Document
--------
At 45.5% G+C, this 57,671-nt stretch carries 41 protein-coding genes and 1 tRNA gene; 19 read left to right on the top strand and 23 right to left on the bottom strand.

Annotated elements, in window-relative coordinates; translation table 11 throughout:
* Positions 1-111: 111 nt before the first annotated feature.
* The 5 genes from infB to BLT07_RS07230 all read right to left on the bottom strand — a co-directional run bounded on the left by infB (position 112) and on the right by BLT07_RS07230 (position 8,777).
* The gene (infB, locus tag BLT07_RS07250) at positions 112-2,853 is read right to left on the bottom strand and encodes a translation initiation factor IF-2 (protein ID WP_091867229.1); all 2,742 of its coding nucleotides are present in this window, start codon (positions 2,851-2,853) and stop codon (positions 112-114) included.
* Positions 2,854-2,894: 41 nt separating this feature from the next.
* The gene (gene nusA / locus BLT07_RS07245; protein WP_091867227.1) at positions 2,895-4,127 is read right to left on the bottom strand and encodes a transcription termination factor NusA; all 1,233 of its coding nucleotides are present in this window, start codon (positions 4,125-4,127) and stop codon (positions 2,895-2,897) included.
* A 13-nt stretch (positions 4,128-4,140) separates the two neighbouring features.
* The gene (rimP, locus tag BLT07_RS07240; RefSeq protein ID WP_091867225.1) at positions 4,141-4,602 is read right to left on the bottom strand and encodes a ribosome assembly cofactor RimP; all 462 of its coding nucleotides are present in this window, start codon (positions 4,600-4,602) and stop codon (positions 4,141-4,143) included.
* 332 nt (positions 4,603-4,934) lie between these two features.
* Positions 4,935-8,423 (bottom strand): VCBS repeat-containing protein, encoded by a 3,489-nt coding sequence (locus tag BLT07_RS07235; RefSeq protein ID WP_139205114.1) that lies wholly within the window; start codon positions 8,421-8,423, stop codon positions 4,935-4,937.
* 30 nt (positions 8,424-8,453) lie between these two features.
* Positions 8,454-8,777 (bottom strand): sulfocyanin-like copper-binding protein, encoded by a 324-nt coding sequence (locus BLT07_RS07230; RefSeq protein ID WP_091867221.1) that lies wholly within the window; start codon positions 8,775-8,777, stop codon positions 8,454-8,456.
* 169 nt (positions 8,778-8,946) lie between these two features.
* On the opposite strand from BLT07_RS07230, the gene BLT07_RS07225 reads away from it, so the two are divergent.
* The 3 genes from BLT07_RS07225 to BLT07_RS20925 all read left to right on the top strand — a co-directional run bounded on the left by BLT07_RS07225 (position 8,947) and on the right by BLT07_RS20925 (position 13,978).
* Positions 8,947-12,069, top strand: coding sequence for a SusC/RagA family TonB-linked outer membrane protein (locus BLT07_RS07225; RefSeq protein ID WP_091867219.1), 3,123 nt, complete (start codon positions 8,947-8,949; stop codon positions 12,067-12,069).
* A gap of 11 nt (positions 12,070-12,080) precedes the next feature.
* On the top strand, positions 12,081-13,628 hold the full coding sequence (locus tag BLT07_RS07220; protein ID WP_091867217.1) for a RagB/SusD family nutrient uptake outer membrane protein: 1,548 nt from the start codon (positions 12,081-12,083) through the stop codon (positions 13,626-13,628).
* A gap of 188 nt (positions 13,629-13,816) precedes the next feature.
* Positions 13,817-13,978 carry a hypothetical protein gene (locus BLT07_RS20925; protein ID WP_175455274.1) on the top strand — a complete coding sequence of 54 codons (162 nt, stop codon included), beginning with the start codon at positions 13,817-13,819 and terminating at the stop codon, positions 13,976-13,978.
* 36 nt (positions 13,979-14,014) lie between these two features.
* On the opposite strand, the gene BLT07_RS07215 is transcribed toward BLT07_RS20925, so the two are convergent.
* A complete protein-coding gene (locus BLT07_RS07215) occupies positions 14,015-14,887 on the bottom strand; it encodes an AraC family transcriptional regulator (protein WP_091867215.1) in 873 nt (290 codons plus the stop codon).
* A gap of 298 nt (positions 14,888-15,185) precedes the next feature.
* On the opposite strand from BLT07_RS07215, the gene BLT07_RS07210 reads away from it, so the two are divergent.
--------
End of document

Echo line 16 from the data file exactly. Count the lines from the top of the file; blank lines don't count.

* The 3 genes from BLT07_RS07225 to BLT07_RS20925 all read left to right on the top strand — a co-directional run bounded on the left by BLT07_RS07225 (position 8,947) and on the right by BLT07_RS20925 (position 13,978).